Ann Fr Anesth Reanim. Sudrial et Al.
Prospectively compared simulated-difficult tracheal intubation characteristics of four glottiscopes: Airtraq, GlideScope, McGrath, LMA CTrach with that of the conventional Macintosh laryngoscope.
Forty-two physicians, naïve to glottiscope More than 1600 supervised tracheal intubations were performed
Compared to the Macintosh laryngoscope, GlideScope, McGrath, tracheal intubation duration was shorter (p<0.05) with the Airtraq and longer (p<0.01) with the LMA CTrach.
Airtraq and Macintosh laryngoscope were respectively the simplest (p<0.01) and the most difficult (p<0.01) airway devices to manage a simulated difficult tracheal intubation.
Airtraq and the LMA CTrach both demonstrated remarkable advantage over GlideScope and McGrath for simulated difficult intubation management.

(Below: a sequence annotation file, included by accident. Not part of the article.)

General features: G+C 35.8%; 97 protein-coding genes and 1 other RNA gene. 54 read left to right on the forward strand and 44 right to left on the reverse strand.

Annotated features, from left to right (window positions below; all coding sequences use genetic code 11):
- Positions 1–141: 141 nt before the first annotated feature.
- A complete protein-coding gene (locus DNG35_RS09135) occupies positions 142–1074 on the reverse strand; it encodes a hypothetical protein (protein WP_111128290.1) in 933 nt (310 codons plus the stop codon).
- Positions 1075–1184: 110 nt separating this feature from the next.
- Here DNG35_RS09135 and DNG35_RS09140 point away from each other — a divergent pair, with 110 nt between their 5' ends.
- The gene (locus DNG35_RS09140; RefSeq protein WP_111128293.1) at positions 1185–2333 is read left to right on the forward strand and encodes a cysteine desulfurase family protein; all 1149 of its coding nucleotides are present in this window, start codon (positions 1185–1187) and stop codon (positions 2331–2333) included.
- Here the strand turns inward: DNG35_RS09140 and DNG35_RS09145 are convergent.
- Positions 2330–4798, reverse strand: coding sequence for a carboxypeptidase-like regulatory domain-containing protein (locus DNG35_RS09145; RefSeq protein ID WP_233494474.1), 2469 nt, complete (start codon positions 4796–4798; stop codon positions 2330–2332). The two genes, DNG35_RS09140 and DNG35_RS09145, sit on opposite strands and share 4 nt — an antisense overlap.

Anaesthesia, Savoldelli et Al. University of Geneva
Sixty anaesthesia providers (20 staff, 20 residents, and 20 nurses) were enrolled into this study. The volunteers intubated the trachea of a Laerdal SimMan manikin in three simulated difficult airway scenarios.
In all scenarios, indirect laryngoscopes provided better laryngeal exposure than the Macintosh blade and appeared to produce less dental trauma.
In the most difficult scenario (tongue oedema), the Macintosh blade was associated with a high rate of failure and prolonged intubation times whereas indirect laryngoscopes improved intubation time and rarely failed. Indirect laryngoscopes were judged easier to use than the Macintosh.
The Airtraq consistently provided the most rapid intubation. Laryngeal grade views were superior with the Airtraq and McGrath than with the Glidescope.
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